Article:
HPV Vaccine…works to prevent cancer, not STD’s

By September 2, 2019October 5th, 2019No Comments

A very important message about the need to take the HPV vaccine…it protects our kids in a very important way.

What if you could take a medicine that prevents cancer? Most of us already have. In 1982, the Federal Drug Administration approved the first medicine to prevent cancer, the hepatitis B vaccine.

Many people don’t realize that viruses can lead to cancer. Or that vaccines are a medicine that must be taken before being exposed to such a virus. Because children are vaccinated, rates of liver cancer have dropped fourfold in the United States.

In 2006, the FDA approved a second medicine to prevent cancer, the human papillomavirus vaccine. HPV infects almost 15 million Americans every year, many more than hepatitis B. Most of us will be infected with this virus at some point in our lives, and this year HPV will lead to cancer in more than 33,000 Americans. The best way to prevent this is to vaccinate our kids against HPV— so they don’t get cancer.

HPV is responsible for several cancers, most notably cervical cancer. Cervical cancer is one of the most common cancers in the world and the leading cause of cancer-related deaths in most countries. But there is hope. Twelve years ago, Australia and Scotland implemented national programs to provide the HPV vaccine at school for free, and now 80 percent of teenagers in these countries are fully vaccinated against HPV. According to a study published last year in The Lancet Public Health, Australia may very well eliminate cervical cancer from their country within my lifetime.

This month, the Texas Tribune compared Australia’s achievement with that of another high-income country, the United States. Less than 50 percent of teenagers in the U.S. are fully vaccinated against HPV, and Texas ranks near the bottom at 40 percent. Our vaccination rates are half of Australia and Scotland. If it takes them 10 years to eliminate cancer, it will take us 20. There is no excuse for placing our children at risk for cancer, and we need to do something about it now.

So, what can we do? First, as health care providers, we need to take responsibility for how we present the HPV vaccine to our patients. We’ve become complacent and afraid of the conversation, making it out to be bigger than it is. We don’t do this with other vaccines. The information about HPV and its link to cancer is clear. The vaccine is safe and saves lives. If medical professionals aren’t confident about recommending it, our patients won’t be confident about taking it.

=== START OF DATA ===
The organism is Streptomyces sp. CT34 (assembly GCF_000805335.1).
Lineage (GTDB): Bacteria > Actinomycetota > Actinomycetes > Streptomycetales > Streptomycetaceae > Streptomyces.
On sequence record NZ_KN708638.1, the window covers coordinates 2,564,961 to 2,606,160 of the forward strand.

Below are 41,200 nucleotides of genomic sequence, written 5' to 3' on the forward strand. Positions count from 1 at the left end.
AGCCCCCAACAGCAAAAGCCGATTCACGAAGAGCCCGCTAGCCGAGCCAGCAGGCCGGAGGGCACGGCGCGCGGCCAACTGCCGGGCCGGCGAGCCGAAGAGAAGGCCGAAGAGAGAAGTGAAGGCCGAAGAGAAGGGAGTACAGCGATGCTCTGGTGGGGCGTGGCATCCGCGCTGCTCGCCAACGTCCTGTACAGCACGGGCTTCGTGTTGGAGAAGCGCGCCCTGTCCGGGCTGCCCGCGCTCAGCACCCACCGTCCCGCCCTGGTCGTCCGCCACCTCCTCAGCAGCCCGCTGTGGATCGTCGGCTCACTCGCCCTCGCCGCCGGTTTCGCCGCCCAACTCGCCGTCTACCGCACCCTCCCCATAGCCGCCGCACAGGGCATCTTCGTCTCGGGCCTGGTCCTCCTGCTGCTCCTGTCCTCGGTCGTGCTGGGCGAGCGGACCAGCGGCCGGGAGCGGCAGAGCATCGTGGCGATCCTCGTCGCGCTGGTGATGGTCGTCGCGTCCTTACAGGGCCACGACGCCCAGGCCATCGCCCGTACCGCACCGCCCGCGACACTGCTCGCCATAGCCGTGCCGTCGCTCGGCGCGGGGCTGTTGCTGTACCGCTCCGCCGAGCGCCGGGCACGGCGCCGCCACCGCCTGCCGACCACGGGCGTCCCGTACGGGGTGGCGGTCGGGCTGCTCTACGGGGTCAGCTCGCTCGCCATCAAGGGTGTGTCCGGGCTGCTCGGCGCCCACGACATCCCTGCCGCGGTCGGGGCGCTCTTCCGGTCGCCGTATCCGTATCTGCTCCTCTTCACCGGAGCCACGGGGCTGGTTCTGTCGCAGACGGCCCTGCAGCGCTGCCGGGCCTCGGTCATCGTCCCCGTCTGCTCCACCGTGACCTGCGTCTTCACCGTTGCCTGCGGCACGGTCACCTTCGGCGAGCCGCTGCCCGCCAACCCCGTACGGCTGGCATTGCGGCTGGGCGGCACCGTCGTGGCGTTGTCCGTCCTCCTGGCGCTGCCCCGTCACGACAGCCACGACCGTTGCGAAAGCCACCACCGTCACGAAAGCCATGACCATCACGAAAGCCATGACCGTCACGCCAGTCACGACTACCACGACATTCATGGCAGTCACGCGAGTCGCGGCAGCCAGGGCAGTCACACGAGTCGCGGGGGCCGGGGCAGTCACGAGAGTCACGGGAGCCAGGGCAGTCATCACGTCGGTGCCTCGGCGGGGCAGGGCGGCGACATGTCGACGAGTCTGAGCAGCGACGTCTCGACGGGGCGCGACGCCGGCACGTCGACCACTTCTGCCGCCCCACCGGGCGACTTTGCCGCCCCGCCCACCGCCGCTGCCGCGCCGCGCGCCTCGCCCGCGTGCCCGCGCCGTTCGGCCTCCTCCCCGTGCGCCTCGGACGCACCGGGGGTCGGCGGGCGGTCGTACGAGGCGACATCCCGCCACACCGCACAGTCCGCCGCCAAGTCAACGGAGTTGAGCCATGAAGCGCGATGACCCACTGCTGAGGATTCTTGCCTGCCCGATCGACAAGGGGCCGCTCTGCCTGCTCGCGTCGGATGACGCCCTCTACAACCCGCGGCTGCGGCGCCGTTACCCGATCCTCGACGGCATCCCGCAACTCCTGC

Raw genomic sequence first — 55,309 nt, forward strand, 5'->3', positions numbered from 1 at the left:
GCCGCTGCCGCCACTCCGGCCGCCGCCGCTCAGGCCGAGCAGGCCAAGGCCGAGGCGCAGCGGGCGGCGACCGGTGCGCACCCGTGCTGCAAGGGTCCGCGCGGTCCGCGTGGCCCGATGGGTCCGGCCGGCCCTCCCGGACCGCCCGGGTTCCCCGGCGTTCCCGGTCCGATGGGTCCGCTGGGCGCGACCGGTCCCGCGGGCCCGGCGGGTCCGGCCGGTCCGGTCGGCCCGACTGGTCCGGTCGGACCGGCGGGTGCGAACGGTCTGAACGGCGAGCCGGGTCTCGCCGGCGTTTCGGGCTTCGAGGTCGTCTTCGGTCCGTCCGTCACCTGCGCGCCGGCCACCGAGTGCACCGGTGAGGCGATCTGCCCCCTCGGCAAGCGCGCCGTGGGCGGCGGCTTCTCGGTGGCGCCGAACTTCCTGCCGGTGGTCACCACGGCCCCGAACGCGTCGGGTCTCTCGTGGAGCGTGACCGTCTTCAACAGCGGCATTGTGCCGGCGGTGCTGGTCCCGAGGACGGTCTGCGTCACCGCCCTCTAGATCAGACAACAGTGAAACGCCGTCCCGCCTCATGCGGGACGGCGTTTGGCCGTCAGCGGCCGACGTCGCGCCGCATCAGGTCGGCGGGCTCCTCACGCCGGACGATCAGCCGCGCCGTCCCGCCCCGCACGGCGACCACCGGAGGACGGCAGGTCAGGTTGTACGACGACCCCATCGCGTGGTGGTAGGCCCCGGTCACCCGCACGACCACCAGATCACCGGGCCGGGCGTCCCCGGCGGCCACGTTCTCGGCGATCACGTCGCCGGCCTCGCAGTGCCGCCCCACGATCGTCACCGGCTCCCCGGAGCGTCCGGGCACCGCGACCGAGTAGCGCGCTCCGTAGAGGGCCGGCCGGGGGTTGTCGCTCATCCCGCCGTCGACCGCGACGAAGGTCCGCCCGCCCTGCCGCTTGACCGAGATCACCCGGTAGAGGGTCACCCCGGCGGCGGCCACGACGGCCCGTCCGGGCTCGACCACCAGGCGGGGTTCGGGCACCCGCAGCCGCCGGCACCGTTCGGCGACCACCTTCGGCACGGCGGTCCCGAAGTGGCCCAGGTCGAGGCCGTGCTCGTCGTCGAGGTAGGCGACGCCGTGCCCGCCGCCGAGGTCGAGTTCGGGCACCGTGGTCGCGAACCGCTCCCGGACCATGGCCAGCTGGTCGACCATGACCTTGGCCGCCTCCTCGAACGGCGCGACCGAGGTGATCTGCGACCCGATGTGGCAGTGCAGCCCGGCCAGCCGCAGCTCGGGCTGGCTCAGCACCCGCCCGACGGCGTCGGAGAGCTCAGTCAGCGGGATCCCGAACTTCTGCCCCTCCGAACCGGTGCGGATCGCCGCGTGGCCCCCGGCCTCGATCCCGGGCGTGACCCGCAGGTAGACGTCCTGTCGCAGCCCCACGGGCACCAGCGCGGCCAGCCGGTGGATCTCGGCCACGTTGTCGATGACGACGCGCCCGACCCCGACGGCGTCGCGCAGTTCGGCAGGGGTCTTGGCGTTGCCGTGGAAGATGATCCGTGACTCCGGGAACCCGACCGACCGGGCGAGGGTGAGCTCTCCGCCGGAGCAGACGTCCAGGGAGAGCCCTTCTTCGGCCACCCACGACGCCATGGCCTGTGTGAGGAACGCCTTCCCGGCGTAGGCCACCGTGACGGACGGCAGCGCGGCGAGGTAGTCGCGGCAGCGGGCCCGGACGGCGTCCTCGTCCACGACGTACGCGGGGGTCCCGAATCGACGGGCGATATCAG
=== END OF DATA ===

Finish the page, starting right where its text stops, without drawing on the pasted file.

Second, our legislators need to take responsibility for being educated on this topic. There is a lot of confusion and misinformation about the HPV vaccine. The vaccine exists to prevent cancer, not STDs. It’s given during early adolescence because the immune system is ramping up, and that’s the best age to provide the most protection.

Lost in political limbo, the HPV vaccine continues to be a platform by which legislators create division. The reality is that more than 97 percent of people will be sexually active during their lifetime, so the risk of HPV is universal. Therefore, regardless of age, gender or political party, the risk of cancer is universal.

The vaccine is very safe. When politicians argue for more research into the safety of the HPV vaccine, they are behind the times. The research has been done and it continues to show this vaccine to be safe.

Lastly, Texas can do better. Our vaccination rates against HPV are among the worst in the country. To fix this, we must make the vaccine more accessible. At a minimum, this means mandating coverage by all insurance companies and providing programs for uninsured patients. Some states have launched campaigns to provide public funding for HPV vaccine education and administration. Others have adopted mandatory vaccination for school entry with specific “opt out” criteria. Perhaps we should take the lead from Australia and Scotland, and provide vaccines at school. We know that when vaccines are easily available, they are taken.

It’s been nearly 15 years since the HPV vaccine was approved. Other countries are eliminating cancer by vaccinating their kids. Why aren’t we?

Dr. Dina Tom is a pediatric hospitalist with University Health System and an assistant professor with UT Health San Antonio. Born and raised in Boerne, she and her husband have two fully vaccinated school-age children.

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